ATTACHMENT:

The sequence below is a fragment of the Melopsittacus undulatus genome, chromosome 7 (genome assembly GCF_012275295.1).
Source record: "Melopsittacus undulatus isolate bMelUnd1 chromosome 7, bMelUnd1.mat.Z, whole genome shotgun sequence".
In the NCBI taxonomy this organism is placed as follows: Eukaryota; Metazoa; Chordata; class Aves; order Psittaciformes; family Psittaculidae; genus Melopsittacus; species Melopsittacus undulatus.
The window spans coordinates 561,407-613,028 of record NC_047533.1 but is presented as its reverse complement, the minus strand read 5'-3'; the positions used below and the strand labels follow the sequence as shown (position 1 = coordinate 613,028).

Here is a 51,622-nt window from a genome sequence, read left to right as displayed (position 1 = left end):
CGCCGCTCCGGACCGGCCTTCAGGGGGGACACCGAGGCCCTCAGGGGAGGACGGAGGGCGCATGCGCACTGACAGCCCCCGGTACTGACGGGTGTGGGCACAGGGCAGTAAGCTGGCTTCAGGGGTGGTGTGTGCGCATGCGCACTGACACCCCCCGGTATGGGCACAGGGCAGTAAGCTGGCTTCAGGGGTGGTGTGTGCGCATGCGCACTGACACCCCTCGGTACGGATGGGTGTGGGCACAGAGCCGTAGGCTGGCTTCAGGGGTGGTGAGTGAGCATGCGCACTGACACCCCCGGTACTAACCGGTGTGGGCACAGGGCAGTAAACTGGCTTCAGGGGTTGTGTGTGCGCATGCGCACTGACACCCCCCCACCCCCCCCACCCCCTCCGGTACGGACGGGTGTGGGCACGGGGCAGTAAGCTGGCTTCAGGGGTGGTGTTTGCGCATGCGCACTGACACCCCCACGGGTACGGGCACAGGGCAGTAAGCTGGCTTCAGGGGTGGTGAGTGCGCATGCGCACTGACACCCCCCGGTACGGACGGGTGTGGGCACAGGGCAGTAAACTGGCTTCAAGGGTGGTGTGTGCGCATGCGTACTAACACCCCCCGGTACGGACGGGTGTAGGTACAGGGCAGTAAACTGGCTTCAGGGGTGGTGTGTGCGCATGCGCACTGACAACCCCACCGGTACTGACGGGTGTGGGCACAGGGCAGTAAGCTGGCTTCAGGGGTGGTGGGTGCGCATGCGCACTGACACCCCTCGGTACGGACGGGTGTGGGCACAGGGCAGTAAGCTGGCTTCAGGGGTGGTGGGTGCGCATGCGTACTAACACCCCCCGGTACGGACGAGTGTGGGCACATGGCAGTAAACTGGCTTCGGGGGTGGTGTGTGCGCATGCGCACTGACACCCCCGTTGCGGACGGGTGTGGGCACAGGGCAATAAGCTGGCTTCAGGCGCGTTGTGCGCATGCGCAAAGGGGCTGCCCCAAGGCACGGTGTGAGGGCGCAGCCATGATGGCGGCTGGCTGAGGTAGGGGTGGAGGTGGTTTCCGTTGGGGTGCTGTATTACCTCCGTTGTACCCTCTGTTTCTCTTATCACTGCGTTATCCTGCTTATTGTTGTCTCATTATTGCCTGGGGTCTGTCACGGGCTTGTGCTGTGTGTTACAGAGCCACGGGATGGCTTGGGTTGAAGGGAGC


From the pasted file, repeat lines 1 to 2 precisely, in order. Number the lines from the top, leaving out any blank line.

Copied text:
The sequence below is a fragment of the Melopsittacus undulatus genome, chromosome 7 (genome assembly GCF_012275295.1).
Source record: "Melopsittacus undulatus isolate bMelUnd1 chromosome 7, bMelUnd1.mat.Z, whole genome shotgun sequence".